Analysis: Franco-German chill reshuffles cards in Europe

Mon Dec 10, 2012 1:59am EST
 
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By Paul Taylor

PARIS (Reuters) - A chill has settled over the Rhine seven months after the election of Socialist French President Francois Hollande, reshuffling the cards in Europe's perpetual power game.

The cooling of traditionally close Franco-German relations was partly an intentional step by Hollande to demonstrate that he is not in conservative Chancellor Angela Merkel's pocket but wants to change the policy direction of the European Union.

It also reflects a fraught process of rebalancing power to accommodate Germany's greater political heft and economic clout.

Despite vows of ever closer cooperation that are sure to mark the 50th anniversary next month of the treaty that sealed post-war Franco-German reconciliation, tension is likely to simmer at least until next September's German general election.

Hollande was keen to distance himself from his conservative predecessor Nicolas Sarkozy's exclusive alliance with the German leader, which became known as "Merkozy" because of the dominant role they played in steering the euro zone debt crisis.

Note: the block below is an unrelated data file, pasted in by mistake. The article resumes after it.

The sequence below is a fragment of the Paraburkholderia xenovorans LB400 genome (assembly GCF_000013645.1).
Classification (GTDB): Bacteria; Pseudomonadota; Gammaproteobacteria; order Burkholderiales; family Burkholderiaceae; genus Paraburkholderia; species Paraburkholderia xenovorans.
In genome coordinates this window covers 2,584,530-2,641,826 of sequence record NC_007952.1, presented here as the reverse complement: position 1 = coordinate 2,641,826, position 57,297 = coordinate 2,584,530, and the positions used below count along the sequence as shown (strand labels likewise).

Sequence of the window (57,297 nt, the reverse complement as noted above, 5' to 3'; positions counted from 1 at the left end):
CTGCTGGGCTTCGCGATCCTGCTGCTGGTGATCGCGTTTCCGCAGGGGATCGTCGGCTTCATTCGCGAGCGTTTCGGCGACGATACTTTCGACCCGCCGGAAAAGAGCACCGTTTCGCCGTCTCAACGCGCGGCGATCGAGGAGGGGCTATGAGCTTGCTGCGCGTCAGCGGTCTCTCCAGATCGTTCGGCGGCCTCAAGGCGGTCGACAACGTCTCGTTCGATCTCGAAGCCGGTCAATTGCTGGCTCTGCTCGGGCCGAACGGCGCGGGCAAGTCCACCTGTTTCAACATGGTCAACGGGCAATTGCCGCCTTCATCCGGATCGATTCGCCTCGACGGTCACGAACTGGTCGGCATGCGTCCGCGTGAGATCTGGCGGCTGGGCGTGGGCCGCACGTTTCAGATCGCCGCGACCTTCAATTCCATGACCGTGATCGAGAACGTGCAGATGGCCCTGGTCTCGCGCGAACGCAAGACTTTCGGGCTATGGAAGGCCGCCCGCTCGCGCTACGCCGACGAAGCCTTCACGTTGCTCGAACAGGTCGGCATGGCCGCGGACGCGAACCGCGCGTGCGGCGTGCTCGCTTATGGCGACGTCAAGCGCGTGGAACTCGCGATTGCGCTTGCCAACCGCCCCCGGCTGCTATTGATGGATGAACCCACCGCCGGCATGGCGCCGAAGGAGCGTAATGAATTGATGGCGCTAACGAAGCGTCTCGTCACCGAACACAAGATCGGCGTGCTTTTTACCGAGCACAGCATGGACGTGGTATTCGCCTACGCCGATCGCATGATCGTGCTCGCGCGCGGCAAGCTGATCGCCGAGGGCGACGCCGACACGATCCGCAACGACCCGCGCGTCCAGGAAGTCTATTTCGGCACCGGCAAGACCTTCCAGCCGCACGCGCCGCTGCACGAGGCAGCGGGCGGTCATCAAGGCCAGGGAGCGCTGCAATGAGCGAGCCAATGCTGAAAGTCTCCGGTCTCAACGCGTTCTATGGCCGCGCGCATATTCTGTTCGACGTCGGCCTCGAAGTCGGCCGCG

Hollande and Merkel have differed publicly over the right mix between austerity and growth policies, the future of the euro area, a European banking union, and industrial policy.

A series of disputes over common euro zone bonds, the EU budget and the aerospace industry have exposed mutual distrust between German and French officials and business leaders, despite entrenched habits of cooperation.

"It's not an easy dialogue," said Bruno Le Roux, parliamentary floor leader of Hollande's Socialist Party. "It was on the wrong track for the last couple of years and the fact that France was in an electoral cycle for a year and now Germany is in an electoral cycle for a year doesn't help."   Continued...

 
France's President Francois Hollande (L) walks past Germany's Chancellor Angela Merkel during a summit of European Union leaders discussing the European Union's long-term budget in Brussels November 22, 2012. REUTERS/Yves Herman